JeJu

It’s the Great Num Sang Khya L’peou, Charlie Brown

In food on 01/11/2011 at 9:45 pm

Have no fear (though our oven is defunct and our landlord wants to raise the rent), we still have the trusty steamer! Over the weekend we patronized a NYT recommended dive, Ayada, in Elmhurst, a neighborhood I’ve never been to in Queens. All the savory dishes were amazing, but the dessert was to die for.

First, let’s whet your palate:

Best papaya salad ever, and it came with a surprise, raw blue crab in the shell, another first for me. Ayada had me at this gigantic pile of umami goodness, vaulting it leagues above Sripraphai. Ayada is still small enough to give its chef owner, Kitty, time to emerge from the kitchen and assess the reactions from her patrons. We all shouted praises at her and her scowl immediately flipped into a wide grin.

I asked the waitress for an appetizer recommendation, something most authentic to the Thai palate. She still wanted to point us to a dish a Westerner might know, mussels, but I shook my head. I asked her which of the two sausages she preferred, and chose the one she did not point to: E-sarn, a sour hearty version named for the Northeast region of the country. It tasted like the best kielbasa you’ve never eaten.

Our lil’ group was ambivalent about sour tastes, so I deferred and ordered the other half’s favorite Thai soup, with coconut milk and chicken. I would have ordered the tom yum. This one was a nice balance against all the spiciness of the subsequent dishes. I think the sign of a good Thai restaurant is nary is the sight of bell pepper used. Instead, they use fresh chunks of skin-on tomatoes liberally here. Sauteed tomatoes are very underrated.

Our Fujianese friend requested a green curry, of which I chose squid for the meat. The daft waitress suggested adding beef, to which my Malaysian cousin exclaimed in dismay that cultures that eat true curries never do that. The flavor just isn’t right! I can’t get enough of perfectly cooked, succulent rolls of curly squid.

Most people order pad thai as their default dish to try in assessing a Thai restaurant. I prefer wide and thick noodles, so I usually go for the pad see yew which is sweet and comes with egg and broccoli. You get big points if you use Chinese broccoli. My Malaysian cousin interjected again, wanting to try the spicy version, called ‘drunken noodle’ here. My only complaint was the portion was small.

Frog is best had at a Thai place. These legs came coated with a savory glaze and the most heat of all the dishes. The meat was unbelievable juicy. Scrumptious!

Another request by our Fujianese friend. We tried to dissuade her from ordering Hainanese chicken rice because it is known as the Singaporean national dish. Of course my cousin claims it’s really from Malaysia. Our Filipino friend proclaimed the rice bland, but good topped with the accompanying ginger-blended  oyster sauce. I’ve never seen this dish come with a dipping sauce. When I tasted the rice, I found it had a great infusion of the chicken stock and garlic, but I’ve had better at a Malaysian restaurant.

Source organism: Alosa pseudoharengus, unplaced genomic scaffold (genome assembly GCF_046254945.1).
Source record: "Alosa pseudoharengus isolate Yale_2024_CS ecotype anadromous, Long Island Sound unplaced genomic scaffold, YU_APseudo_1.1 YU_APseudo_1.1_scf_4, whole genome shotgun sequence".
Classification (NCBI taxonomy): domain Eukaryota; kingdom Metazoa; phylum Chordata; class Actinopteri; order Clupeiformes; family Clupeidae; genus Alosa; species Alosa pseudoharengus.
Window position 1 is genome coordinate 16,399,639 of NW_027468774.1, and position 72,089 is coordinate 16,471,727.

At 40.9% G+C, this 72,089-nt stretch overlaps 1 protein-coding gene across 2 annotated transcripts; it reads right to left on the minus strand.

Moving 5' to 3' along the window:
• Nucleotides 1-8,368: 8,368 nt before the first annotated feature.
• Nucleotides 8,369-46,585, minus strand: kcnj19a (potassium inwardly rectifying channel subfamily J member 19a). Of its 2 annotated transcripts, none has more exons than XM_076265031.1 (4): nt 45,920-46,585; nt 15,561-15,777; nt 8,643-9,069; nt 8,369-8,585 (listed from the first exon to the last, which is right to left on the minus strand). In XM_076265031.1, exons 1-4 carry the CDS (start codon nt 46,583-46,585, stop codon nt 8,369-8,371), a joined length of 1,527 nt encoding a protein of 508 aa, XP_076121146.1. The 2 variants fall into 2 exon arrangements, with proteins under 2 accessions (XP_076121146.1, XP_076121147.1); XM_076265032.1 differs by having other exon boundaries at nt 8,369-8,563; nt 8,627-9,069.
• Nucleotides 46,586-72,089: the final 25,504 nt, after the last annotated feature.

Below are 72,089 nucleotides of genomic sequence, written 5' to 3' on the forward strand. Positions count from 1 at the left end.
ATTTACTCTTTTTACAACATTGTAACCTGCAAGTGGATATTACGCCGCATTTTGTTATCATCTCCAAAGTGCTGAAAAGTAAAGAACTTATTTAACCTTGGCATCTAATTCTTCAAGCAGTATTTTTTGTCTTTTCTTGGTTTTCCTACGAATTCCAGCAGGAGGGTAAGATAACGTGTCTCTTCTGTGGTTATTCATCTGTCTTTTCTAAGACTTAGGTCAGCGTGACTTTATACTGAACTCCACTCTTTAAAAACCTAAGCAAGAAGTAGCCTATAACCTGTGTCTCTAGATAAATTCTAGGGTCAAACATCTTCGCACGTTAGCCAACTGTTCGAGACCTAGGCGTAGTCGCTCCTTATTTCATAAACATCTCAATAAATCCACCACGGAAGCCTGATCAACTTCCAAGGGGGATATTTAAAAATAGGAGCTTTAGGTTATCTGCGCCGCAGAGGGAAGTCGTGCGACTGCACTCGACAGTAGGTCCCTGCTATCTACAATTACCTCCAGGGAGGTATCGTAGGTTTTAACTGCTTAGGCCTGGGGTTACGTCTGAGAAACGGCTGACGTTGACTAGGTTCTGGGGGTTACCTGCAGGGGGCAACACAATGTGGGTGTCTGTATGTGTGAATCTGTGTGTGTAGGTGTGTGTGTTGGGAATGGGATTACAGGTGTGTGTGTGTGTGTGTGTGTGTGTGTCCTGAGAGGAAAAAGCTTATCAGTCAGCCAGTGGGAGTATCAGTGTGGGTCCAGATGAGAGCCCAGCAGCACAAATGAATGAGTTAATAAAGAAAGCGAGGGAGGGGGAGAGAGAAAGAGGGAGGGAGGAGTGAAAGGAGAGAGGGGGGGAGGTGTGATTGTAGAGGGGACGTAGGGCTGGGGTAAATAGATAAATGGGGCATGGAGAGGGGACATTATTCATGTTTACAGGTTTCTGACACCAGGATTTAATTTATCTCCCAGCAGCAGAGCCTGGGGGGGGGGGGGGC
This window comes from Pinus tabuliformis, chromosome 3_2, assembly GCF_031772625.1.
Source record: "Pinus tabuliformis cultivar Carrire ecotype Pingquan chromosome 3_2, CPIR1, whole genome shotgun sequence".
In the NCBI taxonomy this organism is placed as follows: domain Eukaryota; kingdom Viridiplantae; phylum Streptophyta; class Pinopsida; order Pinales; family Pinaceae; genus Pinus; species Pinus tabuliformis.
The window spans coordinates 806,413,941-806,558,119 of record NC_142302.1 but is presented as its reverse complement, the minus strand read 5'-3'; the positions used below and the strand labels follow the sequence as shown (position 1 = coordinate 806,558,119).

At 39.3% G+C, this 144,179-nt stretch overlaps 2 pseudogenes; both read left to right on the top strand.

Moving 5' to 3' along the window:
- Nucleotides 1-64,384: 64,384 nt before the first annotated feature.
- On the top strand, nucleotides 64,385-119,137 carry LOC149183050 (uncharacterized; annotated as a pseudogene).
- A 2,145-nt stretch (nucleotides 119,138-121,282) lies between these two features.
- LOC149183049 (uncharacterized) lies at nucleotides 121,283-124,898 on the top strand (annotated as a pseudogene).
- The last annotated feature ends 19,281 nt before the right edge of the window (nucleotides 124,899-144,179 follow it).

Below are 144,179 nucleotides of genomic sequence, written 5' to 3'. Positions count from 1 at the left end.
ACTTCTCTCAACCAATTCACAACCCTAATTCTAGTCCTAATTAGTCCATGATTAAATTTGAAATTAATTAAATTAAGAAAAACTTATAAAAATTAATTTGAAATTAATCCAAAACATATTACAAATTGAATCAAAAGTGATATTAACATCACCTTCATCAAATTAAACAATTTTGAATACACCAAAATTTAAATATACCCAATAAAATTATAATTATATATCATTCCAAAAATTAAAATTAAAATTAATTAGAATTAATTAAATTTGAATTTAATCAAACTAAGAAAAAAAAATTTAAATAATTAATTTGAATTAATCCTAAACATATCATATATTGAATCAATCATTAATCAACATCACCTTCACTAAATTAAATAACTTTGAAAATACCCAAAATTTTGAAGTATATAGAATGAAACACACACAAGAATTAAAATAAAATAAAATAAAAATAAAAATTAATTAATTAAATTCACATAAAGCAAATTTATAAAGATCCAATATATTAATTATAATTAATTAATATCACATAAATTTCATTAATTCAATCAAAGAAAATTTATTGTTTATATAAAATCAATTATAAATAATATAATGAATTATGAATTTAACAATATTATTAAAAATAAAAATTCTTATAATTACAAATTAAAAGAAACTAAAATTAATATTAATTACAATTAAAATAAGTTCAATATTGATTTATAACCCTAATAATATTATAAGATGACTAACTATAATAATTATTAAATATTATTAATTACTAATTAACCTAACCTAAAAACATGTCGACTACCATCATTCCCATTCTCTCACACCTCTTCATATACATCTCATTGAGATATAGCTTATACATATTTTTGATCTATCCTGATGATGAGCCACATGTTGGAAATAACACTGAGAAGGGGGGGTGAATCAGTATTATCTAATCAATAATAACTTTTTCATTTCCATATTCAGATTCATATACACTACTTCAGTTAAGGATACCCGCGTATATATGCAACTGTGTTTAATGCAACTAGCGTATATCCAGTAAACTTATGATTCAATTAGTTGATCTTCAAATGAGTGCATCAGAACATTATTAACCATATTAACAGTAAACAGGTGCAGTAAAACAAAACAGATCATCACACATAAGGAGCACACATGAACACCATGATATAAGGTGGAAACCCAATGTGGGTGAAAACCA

On a sidenote, I asked my cousin where I could find the best Malaysian restaurant. She recommends Taste Good, also in Elmhurst, by the Hong Kong supermarket. I said, how would you rate the asam laksa there, compared to what you can get in your native land? 4/10. Pitiful.

Said cousin asked the waitress about a dish she’s eaten that is supposed to be famous in Thailand: crispy chicken. They didn’t have it, but they did have this crispy pork with string bean. It was small chunks of pork belly that was soy-braised, then fried in a light batter. This was the least complex dish of the meal, more straightforward, like a Chinese dish.

Now we finally get to dessert, of which we ordered two, a fried banana with homemade pandan ice cream with either corn or pine nut, and this kabocha coconut custard. The former was nothing special but the latter was a revelation. We debated whether the custard was made with agar agar. I found some recipes online, and consolidated some ideas. It seems it’s a traditional Western egg custard steamed inside a squash.

Ingredients:

2 4-inch wide kabocha (Japanese squash/pumpkin)
1 cup coconut milk
1/2 cup sugar or 1/3 cup palm sugar
4 eggs
1 tsp vanilla or pandan extract
1/3 tsp cinnamon

Cut a circle in kabocha to make a hole large enough to insert a teaspoon (1 1/2 to 2 inches in diameter). Scrape out the seeds and stringy bits with a teaspoon.

Whisk the sugar and coconut milk together (If using palm sugar, dissolve in warm coconut milk and cool before adding eggs). Crack eggs into the bowl and whisk until just incorporated. Add all other ingredients. Place the pumpkins in steamer with the pumpkin lids on the side. Using a ladle, carefully pour equal amounts of custard into each pumpkin cavity until only about three quarters full since the custard will rise up beyond the hole.

Fill the steamer pan half full of water and bring to a rolling boil over high heat. Cover and steam over medium heat for 30 to 35 minutes. The custard is set when it doesn’t jiggle when shaken and a knife inserted into the center comes out clean. Don’t steam for more than 45 minutes or the pumpkin will fall apart.

Carefully remove the pumpkins from the steamer and cool to room temperature. Refrigerate for 10 to 12 hours to let the custard firm up.

Cut each pumpkin into wedges.

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  1. I tried to make the pumpkin dessert too…filling it with almond coconut milk agar agar, it tasted good but I over steamed the pumpkin…we ate all the broken pieces.
    Thanks for the recipe, egg custard, me like!

  2. what were your proportions for the filling? we’ll try it!

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